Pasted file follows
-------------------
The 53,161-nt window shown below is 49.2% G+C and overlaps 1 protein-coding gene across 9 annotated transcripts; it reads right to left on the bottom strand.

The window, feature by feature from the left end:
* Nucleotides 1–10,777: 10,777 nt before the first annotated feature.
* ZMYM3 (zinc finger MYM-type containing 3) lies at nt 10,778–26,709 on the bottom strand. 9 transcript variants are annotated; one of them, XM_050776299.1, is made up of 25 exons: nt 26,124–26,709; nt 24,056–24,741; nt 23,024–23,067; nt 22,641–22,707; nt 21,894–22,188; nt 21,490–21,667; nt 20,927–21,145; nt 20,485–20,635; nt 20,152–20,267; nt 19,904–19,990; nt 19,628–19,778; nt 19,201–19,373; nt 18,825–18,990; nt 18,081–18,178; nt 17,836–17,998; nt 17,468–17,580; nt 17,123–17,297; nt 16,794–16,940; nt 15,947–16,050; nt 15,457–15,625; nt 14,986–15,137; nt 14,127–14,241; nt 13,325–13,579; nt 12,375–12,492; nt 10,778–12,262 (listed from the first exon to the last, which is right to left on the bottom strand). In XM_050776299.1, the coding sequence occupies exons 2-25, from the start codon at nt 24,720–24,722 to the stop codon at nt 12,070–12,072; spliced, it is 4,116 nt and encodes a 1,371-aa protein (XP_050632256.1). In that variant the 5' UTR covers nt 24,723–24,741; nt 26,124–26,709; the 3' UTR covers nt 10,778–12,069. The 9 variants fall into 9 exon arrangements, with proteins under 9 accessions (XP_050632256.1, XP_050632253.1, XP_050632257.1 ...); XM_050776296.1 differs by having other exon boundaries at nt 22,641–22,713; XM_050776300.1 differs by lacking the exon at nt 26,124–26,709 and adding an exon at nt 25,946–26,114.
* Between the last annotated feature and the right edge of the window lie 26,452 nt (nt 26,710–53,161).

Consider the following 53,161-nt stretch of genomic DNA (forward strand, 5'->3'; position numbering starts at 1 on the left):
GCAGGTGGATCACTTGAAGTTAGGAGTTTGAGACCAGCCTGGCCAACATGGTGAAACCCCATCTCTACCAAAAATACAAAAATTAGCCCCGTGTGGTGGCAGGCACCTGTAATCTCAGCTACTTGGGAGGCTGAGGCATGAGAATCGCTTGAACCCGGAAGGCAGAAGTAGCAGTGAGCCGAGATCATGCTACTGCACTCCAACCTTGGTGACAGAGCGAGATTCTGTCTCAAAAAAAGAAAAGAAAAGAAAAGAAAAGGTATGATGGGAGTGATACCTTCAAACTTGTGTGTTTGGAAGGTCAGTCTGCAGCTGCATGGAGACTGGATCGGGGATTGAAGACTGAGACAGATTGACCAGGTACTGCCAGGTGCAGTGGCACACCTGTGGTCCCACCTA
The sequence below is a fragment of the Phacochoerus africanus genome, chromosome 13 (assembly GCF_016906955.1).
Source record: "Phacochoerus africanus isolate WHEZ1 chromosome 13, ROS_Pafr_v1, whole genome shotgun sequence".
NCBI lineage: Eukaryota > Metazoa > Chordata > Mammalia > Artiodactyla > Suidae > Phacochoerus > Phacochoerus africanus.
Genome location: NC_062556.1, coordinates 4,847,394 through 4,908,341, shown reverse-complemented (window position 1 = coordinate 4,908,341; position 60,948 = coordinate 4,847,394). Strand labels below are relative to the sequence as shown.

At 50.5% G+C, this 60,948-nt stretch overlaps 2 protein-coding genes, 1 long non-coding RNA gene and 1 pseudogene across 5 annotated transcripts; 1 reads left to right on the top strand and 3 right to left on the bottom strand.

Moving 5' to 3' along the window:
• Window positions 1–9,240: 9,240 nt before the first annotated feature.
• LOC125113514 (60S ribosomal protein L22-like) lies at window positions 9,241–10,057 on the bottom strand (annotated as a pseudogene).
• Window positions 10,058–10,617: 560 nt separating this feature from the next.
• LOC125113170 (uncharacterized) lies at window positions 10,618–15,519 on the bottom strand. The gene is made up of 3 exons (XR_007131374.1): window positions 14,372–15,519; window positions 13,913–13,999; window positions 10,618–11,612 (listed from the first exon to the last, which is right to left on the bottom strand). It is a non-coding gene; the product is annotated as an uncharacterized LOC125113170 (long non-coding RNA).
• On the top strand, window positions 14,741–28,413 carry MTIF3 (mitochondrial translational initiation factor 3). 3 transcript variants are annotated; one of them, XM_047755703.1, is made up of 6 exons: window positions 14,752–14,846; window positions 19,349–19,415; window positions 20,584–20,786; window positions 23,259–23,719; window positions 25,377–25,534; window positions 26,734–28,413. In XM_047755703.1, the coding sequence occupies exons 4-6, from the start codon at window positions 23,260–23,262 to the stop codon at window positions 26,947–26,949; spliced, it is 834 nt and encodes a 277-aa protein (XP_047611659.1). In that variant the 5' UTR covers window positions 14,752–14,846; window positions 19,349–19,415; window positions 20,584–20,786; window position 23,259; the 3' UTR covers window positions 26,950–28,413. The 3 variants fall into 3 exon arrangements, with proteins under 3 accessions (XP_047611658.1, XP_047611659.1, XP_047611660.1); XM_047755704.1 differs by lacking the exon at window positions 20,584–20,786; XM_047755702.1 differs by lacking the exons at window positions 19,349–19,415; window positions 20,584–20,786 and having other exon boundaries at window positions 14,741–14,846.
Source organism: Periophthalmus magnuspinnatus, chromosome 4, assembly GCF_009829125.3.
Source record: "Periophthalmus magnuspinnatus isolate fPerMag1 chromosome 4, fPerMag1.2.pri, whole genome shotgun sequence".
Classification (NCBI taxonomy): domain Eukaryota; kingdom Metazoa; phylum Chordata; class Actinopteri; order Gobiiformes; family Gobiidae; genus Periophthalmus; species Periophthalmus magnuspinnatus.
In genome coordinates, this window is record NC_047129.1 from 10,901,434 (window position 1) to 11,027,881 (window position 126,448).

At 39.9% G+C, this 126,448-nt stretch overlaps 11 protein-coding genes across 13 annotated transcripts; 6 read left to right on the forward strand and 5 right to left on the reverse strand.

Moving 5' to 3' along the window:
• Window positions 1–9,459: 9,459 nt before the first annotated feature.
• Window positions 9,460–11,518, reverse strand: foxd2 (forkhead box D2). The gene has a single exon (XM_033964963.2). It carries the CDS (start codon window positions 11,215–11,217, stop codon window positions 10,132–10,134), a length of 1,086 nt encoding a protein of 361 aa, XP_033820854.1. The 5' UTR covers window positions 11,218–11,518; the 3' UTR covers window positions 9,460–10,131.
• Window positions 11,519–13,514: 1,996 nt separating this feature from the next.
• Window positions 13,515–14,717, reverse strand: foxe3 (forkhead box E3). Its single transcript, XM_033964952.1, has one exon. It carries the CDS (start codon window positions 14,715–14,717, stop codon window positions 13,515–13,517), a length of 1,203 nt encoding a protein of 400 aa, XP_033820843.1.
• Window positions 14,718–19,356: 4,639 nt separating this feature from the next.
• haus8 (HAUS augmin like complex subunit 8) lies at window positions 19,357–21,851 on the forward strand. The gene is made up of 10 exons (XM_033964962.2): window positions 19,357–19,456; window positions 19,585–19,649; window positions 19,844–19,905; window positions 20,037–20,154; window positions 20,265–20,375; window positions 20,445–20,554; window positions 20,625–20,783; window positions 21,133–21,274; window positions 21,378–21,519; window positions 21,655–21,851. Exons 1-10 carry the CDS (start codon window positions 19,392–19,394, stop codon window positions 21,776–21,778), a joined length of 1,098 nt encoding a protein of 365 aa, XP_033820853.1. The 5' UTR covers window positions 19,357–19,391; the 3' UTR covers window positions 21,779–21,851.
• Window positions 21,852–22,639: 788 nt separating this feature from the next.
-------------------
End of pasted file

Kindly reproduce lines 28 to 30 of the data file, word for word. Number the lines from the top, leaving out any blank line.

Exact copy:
• Window positions 13,515–14,717, reverse strand: foxe3 (forkhead box E3). Its single transcript, XM_033964952.1, has one exon. It carries the CDS (start codon window positions 14,715–14,717, stop codon window positions 13,515–13,517), a length of 1,203 nt encoding a protein of 400 aa, XP_033820843.1.
• Window positions 14,718–19,356: 4,639 nt separating this feature from the next.
• haus8 (HAUS augmin like complex subunit 8) lies at window positions 19,357–21,851 on the forward strand. The gene is made up of 10 exons (XM_033964962.2): window positions 19,357–19,456; window positions 19,585–19,649; window positions 19,844–19,905; window positions 20,037–20,154; window positions 20,265–20,375; window positions 20,445–20,554; window positions 20,625–20,783; window positions 21,133–21,274; window positions 21,378–21,519; window positions 21,655–21,851. Exons 1-10 carry the CDS (start codon window positions 19,392–19,394, stop codon window positions 21,776–21,778), a joined length of 1,098 nt encoding a protein of 365 aa, XP_033820853.1. The 5' UTR covers window positions 19,357–19,391; the 3' UTR covers window positions 21,779–21,851.